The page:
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The Labyrinth by Catherynne M. Valente

The Labyrinth

by Catherynne M. Valente

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170969,943 (4.04)10



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It's like being in an actual labyrinth of syntax and meaning. I'm not sure if I enjoyed it but it's a very good piece of work. ( )
  Stebahnree | Mar 13, 2016 |
It's like being in an actual labyrinth of syntax and meaning. I'm not sure if I enjoyed it but it's a very good piece of work. ( )
  Stebahnree | Mar 13, 2016 |
This was, I think, Valente's first book. It's probably my least favourite of hers that I've read. It's very classically her work -- her motifs and preoccupations, her way of plotting, her half-poetical writing -- but it just didn't get hooks in me like Deathless or The Grass-Cutting Sword. There's amazing imagery and I actually liked the cyclical nature of the story, but...

If you tend, like me, to be most drawn by strong, well-delineated characters, and a plot which moves from A to B with some resolution, this probably won't be a book for you. I enjoyed the imagery, the well-crafted-ness, but there wasn't enough to make up for the fact that this is an Anti-Quest narrative. ( )
  shanaqui | Apr 9, 2013 |
I really enjoyed Catherynne Valente's book Palimpsest, as well as the short story she contributed to Troll's Eye View. So I was eager to read more of her works. I am so glad I did, I absolutely loved this book, it read more like a gothic epic poem than an actually book but was absolute enrapturing. The content is very dreamy and may not be for all readers; those readers who don't enjoy abstract stories and poetry should probably stick with something else.

This book tells the story of a girl stuck in a Labyrinth. She is a Wanderer and wanders through the Labyrinth fighting madness the whole way. She complete various tasks and meets strange creatures all in a quest to escape the Labyrinth. She is constantly trying to outrun Doors, that threaten to devour here.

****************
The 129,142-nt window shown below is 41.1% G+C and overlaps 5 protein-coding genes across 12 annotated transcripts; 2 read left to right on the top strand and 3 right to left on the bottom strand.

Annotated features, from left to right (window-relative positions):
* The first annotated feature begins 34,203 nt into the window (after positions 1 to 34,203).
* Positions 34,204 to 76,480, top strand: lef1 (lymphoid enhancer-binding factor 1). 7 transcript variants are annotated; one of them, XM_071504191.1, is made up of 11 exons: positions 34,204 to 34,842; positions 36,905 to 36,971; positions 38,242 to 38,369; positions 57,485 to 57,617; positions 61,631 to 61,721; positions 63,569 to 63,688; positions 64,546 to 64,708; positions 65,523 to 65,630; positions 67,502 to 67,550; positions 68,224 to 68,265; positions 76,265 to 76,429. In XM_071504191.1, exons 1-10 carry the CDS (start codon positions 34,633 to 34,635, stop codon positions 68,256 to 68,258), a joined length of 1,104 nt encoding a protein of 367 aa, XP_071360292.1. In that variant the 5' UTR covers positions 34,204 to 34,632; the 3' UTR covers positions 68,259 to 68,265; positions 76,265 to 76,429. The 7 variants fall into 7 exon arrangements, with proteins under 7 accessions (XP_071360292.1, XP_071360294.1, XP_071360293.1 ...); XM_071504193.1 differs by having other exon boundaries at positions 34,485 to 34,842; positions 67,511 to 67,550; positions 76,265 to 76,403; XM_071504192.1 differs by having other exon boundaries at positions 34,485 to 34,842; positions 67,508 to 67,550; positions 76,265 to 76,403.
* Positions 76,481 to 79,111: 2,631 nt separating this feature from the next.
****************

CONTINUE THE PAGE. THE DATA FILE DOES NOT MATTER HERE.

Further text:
This book reads like a crazy dream. At some times you get caught up the beautiful and poignant descriptions and loose the storyline for a bit, but Valente always tugs you back to the story at hand. I can't say enough how beautiful, artistic, and wonderfully abstract the language throughout this novel is; I absolutely loved it.

There are times where you can get a bit confused about what is happening, most of these times coincide with the dream-like periods of madness that the main character goes through. The first madness period had me befuddled, but after the second bit of madness I figured out what was going on and then was struck by how cleverly Valente is representing this character's insanity. The story snaps back to a more traditional form as the character meets up with and is forced to converse with various strange creatures in the Labyrinth. These portions of the story are written just as beautifully but less abstractly and take the reader through a more traditional fairy tale like plot.

I was struck by how this story reminded me both of The Jabberwocky (in the somewhat made-up words that were used throughout) and also of Alice in Wonderland (as the main character struggles through a world that doesn't make sense).

I love different things and beautifully dark stories and this book was both of those things in spades. That is not to say this story will be for everyone. If you don't like poetry or abstractness in your stories I wouldn't read this book. A lot of the story is woven of analogies and words that don't make clear-cut sense. If you are the type of person who likes absolutes and well-defined stories and characters this probably won't be your cup of tea. I can see how this story and the writing style would be just plain too strange for some folks.

Overall a beautiful, creative, and different read that I found to be exquisite. Valente is quickly turning into one of those authors that can do no wrong in my eyes. I feel like everything I read from her is strange, wonderful and absolute golden. ( )
1 vote krau0098 | Aug 26, 2010 |
The Labyrinth by Catherynne M. Valente (2004)
  krisiti | Jul 1, 2009 |
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